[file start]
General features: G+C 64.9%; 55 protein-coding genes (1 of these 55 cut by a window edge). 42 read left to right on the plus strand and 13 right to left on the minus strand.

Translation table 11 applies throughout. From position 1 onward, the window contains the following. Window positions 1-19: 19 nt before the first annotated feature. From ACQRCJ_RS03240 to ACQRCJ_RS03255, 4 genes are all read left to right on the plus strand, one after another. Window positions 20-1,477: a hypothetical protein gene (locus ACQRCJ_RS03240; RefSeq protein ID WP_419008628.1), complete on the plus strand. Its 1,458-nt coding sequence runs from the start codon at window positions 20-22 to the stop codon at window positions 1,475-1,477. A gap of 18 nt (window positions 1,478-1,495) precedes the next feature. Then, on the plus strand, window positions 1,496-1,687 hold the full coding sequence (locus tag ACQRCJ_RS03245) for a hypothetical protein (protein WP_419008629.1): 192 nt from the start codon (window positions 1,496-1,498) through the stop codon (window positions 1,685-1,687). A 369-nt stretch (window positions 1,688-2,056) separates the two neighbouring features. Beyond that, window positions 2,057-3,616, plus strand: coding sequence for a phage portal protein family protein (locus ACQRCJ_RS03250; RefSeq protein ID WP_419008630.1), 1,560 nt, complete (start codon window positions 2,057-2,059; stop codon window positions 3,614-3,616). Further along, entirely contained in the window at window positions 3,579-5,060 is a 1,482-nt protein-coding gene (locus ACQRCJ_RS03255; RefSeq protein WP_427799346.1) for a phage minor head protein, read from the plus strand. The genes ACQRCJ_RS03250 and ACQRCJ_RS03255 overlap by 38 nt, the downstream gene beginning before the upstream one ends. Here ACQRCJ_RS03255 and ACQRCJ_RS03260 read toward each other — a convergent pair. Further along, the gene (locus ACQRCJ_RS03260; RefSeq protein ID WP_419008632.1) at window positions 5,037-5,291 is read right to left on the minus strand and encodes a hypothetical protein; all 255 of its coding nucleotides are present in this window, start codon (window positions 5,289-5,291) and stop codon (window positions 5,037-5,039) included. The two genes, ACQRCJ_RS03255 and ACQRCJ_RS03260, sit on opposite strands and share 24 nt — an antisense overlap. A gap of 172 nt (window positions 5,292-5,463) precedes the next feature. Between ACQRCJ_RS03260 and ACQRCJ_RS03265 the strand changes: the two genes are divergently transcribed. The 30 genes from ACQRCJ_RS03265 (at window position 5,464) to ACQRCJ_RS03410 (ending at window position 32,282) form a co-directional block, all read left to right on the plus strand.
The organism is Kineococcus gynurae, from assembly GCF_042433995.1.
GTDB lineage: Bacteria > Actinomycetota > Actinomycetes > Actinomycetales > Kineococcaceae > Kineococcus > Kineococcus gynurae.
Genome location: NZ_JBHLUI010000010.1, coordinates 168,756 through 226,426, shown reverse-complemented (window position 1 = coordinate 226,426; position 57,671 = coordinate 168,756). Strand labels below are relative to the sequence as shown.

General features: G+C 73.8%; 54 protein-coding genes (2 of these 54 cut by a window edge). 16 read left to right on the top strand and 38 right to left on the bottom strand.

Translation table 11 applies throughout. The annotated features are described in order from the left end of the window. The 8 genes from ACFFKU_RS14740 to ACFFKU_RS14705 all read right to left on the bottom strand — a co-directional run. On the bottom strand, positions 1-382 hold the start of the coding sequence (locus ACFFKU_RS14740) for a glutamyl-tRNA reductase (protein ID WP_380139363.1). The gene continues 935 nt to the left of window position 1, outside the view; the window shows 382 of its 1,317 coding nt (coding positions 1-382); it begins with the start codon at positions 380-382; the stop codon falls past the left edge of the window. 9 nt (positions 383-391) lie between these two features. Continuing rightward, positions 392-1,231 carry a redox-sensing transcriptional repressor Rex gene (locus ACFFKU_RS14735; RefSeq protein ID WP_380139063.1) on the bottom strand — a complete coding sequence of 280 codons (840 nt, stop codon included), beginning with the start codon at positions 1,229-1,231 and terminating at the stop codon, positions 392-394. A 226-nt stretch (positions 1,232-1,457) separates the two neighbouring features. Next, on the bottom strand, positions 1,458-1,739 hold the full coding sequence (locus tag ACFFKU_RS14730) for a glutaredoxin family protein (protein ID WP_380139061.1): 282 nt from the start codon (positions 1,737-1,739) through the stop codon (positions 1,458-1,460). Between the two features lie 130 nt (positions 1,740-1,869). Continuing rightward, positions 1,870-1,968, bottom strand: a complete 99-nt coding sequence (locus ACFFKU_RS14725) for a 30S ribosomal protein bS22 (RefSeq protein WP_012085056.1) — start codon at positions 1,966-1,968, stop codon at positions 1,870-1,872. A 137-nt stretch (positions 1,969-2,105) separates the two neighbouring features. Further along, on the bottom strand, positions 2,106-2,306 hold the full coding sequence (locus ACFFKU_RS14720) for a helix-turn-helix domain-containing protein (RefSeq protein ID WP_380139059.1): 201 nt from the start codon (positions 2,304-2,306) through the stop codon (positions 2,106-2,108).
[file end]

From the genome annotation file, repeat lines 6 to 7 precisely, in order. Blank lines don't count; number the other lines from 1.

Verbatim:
General features: G+C 73.8%; 54 protein-coding genes (2 of these 54 cut by a window edge). 16 read left to right on the top strand and 38 right to left on the bottom strand.

Translation table 11 applies throughout. The annotated features are described in order from the left end of the window. The 8 genes from ACFFKU_RS14740 to ACFFKU_RS14705 all read right to left on the bottom strand — a co-directional run. On the bottom strand, positions 1-382 hold the start of the coding sequence (locus ACFFKU_RS14740) for a glutamyl-tRNA reductase (protein ID WP_380139363.1). The gene continues 935 nt to the left of window position 1, outside the view; the window shows 382 of its 1,317 coding nt (coding positions 1-382); it begins with the start codon at positions 380-382; the stop codon falls past the left edge of the window. 9 nt (positions 383-391) lie between these two features. Continuing rightward, positions 392-1,231 carry a redox-sensing transcriptional repressor Rex gene (locus ACFFKU_RS14735; RefSeq protein ID WP_380139063.1) on the bottom strand — a complete coding sequence of 280 codons (840 nt, stop codon included), beginning with the start codon at positions 1,229-1,231 and terminating at the stop codon, positions 392-394. A 226-nt stretch (positions 1,232-1,457) separates the two neighbouring features. Next, on the bottom strand, positions 1,458-1,739 hold the full coding sequence (locus tag ACFFKU_RS14730) for a glutaredoxin family protein (protein ID WP_380139061.1): 282 nt from the start codon (positions 1,737-1,739) through the stop codon (positions 1,458-1,460). Between the two features lie 130 nt (positions 1,740-1,869). Continuing rightward, positions 1,870-1,968, bottom strand: a complete 99-nt coding sequence (locus ACFFKU_RS14725) for a 30S ribosomal protein bS22 (RefSeq protein WP_012085056.1) — start codon at positions 1,966-1,968, stop codon at positions 1,870-1,872. A 137-nt stretch (positions 1,969-2,105) separates the two neighbouring features. Further along, on the bottom strand, positions 2,106-2,306 hold the full coding sequence (locus ACFFKU_RS14720) for a helix-turn-helix domain-containing protein (RefSeq protein ID WP_380139059.1): 201 nt from the start codon (positions 2,304-2,306) through the stop codon (positions 2,106-2,108).